2017 was a great year for movies, but nothing has stuck in the mind quite as vividly as Jordan Peele’s spine-chilling directorial debut, “Get Out.” The movie — which sunk its eerie teeth right into the hearts of audiences as soon as “Run Rabbit Run” blared out of a car stereo in the opening scene — has since set a new bar for horror.
Peele took a genre that most critics toss to the side and used it to communicate a much larger societal issue: race relations in the United States. “Get Out” is satirical, twisted and, in many ways, terrifyingly real. It is the kind of movie that not only presents a scary story, but makes you shudder at your own participation in it. With heavy excitement and anticipation in the air, murmurs of Peele’s newest film “Us” have only just started to hit headlines.
Set to be released on March 15, the plot of “Us” is still largely unknown, though synopsis details and teaser pictures are slowly trickling in. The story follows Adelaide and Gabe Wilson (Lupita Nyong’o and Winston Duke) as they take their kids to Adelaide’s old childhood beachside home in Northern California for the summer. They spend a day at the beach with the Tyler family (which includes Elisabeth Moss and Tim Heidecker), but Adelaide — who’s haunted by a lingering trauma from her past — soon becomes paranoid that some evil will wreak havoc on her family.
Weekly recently got their hands on a pair of exclusive stills from the movie, and while they’re certainly vague, the pictures are all that is needed to convey the intensity and creepiness of “Us.” The first shot features Adelaide bruised and bloody, her white shirt torn at the seams and blooming with muddy patches of dirt. Despite this, she is wielding a weapon and looks prepared to take on whatever wickedness befalls her. From this picture alone, Nyong’o — who audiences know most recently from Marvel’s “Black Panther” — already looks like a promising lead.
Fortunately for Peele, the award-winning “12 Years a Slave” star was more than eager to work with him. “He was on my wish list of people to work with,” Nyong’o told EW, adding, “The very fact that I have not done anything like it was appealing, because it promised growth and excitement and new territory.”
Peele, who is frequently inspired by horror classics, had Nyong’o watch 10 of the best scary movies to prepare for the role: “Dead Again,” “The Shining,” “The Babadook,” “It Follows,” “A Tale of Two Sisters,” “The Birds,” “Funny Games,” “Martyrs,” “Let the Right One In” and “The Sixth Sense.” The films range from standard scream-worthy horror to flicks with comedic and romantic twists. “Get Out,” which is a genre-bending masterpiece, seemed to tackle every method of approaching horror, but will the same thing be executed in “Us”?
As much as everyone loved the expository themes of liberal ignorance and 21st-century slavery that engulfed “Get Out” scene by scene, “Us” seems to lean more toward the fundamentals of a classic scream-inducing horror flick. “For my second feature, I wanted to create a monster mythology,” Peele said to EW. “I wanted to do something that was more firmly in the horror genre but still held on to my love of movies that are twisted but fun.”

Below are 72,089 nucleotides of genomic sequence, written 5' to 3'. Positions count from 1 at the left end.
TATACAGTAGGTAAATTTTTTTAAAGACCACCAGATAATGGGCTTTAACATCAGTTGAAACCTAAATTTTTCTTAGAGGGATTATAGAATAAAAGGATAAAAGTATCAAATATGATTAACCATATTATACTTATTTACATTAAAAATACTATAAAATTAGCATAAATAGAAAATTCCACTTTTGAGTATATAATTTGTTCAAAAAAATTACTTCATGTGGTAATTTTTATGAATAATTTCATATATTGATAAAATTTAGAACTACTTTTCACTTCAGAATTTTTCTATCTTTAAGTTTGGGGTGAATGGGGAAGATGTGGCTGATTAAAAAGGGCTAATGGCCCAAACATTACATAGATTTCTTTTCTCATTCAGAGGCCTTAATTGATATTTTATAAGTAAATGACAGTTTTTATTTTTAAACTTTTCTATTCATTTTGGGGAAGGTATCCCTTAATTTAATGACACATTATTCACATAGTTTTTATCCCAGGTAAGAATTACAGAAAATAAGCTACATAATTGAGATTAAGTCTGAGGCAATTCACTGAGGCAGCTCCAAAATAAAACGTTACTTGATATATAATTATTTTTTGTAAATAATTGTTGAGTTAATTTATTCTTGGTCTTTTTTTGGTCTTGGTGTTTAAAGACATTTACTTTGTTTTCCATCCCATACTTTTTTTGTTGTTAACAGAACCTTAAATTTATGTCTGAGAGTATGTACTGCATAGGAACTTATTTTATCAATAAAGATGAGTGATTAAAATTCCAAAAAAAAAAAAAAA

Peele has revealed that the monsters in his new movie are called “the Tethered,” perhaps referencing the mysterious clan of red-cloaked bystanders lingering at the edge of the Wilson’s driveway in the second EW movie still. Either way, “tethered” is quite an unexpected term to name a monster, and is leagues away from the colorful “Godzilla” or “Kong.” Yet, it is the ambiguity and formality of the name that inches its way into the brain and leaves goosebumps on the skin. Who are the monsters tethered to? Why are they hanging on?
The plural-pronoun title, the closeness lurking in the obscure name of the monsters and the thematic motif of family all work to create an atmosphere of togetherness. While the idea of intimacy initially delivers connotations of warmth, “Us” is a horror film, a fact that cannot be forgotten. Knowing Peele and his knack for interlocking terror with uncomfortable, worldly realities, the movie likely will turn a familiar scenario on its head. “It turns into this relentless nightmare that taps into [Adelaide’s] deepest fears and ours as well — the idea that we might be our own worst enemies,” Nyong’o told EW.
As the days creep closer to March, new details about “Us” will continue to flood in, though I don’t believe Peele will reveal too much of anything. The appeal of “Get Out” was going into the theater expecting it be scary and coming out petrified by the wild possibility of it all. Each moment of the film was surprising, each scene carving an even deeper allegorical lament about the racism that plagues the country. “Us” may have more madness and monsters, but what made “Get Out” great was how unsettling it was in its nowness, and I’m sure Peele will carry that theme with him. For now, all one can do is sit and wait, and wonder what fearsome terror lies in me, you, and most importantly, “Us.”